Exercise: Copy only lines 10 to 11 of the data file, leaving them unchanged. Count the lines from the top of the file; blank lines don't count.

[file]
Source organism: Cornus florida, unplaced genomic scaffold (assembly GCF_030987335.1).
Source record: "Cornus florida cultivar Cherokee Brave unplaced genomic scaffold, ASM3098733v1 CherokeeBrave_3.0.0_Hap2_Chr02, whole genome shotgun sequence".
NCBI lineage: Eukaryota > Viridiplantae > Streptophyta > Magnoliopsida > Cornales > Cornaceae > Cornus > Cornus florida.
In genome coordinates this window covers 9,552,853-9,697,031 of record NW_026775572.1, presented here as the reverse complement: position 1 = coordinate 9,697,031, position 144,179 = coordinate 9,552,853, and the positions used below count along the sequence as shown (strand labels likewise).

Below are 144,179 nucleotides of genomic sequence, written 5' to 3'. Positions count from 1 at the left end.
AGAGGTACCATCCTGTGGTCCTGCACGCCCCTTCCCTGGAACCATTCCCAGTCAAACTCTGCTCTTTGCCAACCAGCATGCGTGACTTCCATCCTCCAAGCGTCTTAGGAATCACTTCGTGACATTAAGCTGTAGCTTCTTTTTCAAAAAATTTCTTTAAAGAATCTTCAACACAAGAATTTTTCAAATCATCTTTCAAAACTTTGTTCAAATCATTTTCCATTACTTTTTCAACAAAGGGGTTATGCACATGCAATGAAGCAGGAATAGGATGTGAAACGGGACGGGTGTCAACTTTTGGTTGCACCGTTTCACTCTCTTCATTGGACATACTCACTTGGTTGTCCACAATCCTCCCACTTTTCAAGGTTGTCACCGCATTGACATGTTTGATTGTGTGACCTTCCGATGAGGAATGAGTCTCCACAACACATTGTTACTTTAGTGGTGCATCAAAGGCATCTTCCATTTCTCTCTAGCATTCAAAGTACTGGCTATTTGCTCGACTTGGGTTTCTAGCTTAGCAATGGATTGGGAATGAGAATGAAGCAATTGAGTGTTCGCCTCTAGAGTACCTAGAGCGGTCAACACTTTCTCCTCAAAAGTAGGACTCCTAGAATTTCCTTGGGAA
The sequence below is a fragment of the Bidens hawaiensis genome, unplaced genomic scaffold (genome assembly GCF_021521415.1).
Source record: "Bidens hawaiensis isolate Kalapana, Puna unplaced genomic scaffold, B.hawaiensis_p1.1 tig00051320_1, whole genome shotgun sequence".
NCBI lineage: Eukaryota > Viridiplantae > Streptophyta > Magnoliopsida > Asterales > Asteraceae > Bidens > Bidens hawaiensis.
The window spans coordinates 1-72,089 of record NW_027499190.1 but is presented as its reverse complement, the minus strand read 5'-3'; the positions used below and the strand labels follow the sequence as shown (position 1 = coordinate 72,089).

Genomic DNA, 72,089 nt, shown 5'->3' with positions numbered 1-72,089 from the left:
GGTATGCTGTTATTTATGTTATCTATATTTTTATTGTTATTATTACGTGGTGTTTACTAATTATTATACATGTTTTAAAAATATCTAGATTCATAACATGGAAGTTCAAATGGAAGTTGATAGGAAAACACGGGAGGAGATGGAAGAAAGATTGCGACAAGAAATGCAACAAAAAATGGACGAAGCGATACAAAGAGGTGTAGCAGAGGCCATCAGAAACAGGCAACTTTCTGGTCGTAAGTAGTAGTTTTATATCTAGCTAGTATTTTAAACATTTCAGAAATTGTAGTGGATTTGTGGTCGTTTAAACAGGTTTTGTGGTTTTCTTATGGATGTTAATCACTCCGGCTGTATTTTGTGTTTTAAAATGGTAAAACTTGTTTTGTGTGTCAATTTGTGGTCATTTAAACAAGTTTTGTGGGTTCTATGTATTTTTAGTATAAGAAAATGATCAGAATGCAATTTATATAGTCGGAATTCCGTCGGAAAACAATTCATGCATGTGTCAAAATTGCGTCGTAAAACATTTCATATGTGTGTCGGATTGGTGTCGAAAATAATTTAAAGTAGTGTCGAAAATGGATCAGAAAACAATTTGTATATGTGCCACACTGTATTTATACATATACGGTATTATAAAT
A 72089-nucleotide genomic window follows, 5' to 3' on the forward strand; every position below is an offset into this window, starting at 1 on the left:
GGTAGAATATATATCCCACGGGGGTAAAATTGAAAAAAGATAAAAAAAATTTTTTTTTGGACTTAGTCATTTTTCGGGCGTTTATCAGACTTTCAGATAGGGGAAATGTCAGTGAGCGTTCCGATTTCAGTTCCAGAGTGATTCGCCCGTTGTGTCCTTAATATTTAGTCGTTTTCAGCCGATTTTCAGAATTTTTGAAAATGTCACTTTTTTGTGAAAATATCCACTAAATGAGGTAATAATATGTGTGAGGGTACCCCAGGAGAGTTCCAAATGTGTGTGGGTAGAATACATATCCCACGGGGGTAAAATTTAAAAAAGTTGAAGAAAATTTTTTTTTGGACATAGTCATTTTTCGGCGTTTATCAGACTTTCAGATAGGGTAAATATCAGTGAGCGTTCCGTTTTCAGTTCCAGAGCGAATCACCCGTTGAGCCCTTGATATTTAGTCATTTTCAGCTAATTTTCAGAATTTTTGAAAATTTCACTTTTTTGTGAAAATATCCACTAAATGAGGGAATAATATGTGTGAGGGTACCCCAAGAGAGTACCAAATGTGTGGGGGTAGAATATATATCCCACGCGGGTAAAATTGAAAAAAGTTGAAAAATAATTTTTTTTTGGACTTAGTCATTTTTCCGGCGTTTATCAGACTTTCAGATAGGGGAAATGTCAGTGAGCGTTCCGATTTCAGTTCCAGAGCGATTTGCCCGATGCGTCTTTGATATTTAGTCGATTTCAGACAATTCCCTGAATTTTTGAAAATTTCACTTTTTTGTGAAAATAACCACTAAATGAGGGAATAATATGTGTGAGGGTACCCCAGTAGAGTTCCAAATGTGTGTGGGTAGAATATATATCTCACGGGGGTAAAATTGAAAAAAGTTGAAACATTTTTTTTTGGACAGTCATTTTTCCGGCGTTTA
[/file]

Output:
The window spans coordinates 1-72,089 of record NW_027499190.1 but is presented as its reverse complement, the minus strand read 5'-3'; the positions used below and the strand labels follow the sequence as shown (position 1 = coordinate 72,089).

Genomic DNA, 72,089 nt, shown 5'->3' with positions numbered 1-72,089 from the left: